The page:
Moroccan women struggle for their rights

In recent years, Moroccan women have gained significant constitutional, legislative and political achievements compared to their neighboring countries.


Morocco - Many women, including lawyers, politicians and activists, playing an important role in the Moroccan women’s movement struggled and continue to struggle in order to protect and promote women’s rights and achievements in the country. The reforms in the Moroccan Family Code are important achievements of their struggle.

Samira Muheya, the president of the Federal League for Women's Rights in Rabat (La Fédération des Ligue des Droits des Femmes-FLDF), told us the Moroccan women began to achieve their gains in 2004, when the Moroccan Family Code "Moudawana" was adopted by the Moroccan parliament. “Articles 24 and 25 of the family code, give rights to women to exercise marital tutelage according to their choice and interests and to conclude their marriage contract themselves or delegate this power to their fathers or one of their relatives. The reforms in the family code allow women to participate in trade unions and prohibits all kinds of gender-based discriminations such as wage gap between women and men,” Samira Muheya told us.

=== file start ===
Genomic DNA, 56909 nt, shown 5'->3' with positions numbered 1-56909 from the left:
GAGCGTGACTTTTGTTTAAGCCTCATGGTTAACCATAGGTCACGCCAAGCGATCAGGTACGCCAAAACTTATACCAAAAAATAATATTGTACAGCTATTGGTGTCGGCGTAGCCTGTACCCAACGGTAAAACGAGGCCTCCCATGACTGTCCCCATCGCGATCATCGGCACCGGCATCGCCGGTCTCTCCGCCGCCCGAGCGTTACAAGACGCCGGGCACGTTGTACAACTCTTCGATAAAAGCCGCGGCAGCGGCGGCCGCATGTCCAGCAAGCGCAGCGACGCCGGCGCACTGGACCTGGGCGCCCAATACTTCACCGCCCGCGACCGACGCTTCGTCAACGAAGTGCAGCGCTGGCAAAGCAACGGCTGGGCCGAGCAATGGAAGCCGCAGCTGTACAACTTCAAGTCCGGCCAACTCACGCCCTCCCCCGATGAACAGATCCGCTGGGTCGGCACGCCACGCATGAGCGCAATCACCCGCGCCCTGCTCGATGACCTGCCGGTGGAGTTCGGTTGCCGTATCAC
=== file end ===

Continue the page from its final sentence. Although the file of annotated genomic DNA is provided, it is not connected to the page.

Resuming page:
“Every person will discover the gains achieved by women”

“Every person researching into the reality of Moroccan women will discover the gains that women have achieved in all fields such as political, social, economic or educational field,” Moroccan politician Naima Farah said, “Thanks to the women’s struggle, Moroccan women are able to run for local, regional and general elections. The percentage of women’s participation in decision-making positions is increasing every day.” Stressing the link between women's political empowerment and their participation in social, cultural and institutional areas, she said, “Women must be represented in a way that reflects their reality. There is a need for people to be elected according to objective criteria, to defend the issues of women and the country.”

Soraya Al-Barraj, head of the Association of Struggling Women, believes that women are still far from decision-making positions and controlled by the parties. “Despite the gains achieved by women, we still struggle to have equal rights with men to participate in the decision-making positions. When will we have a female prime minister? Women have the ability to assume this position but it is difficult to achieve this due to the lack of political will. The women's movement will always struggle to achieve more gains.”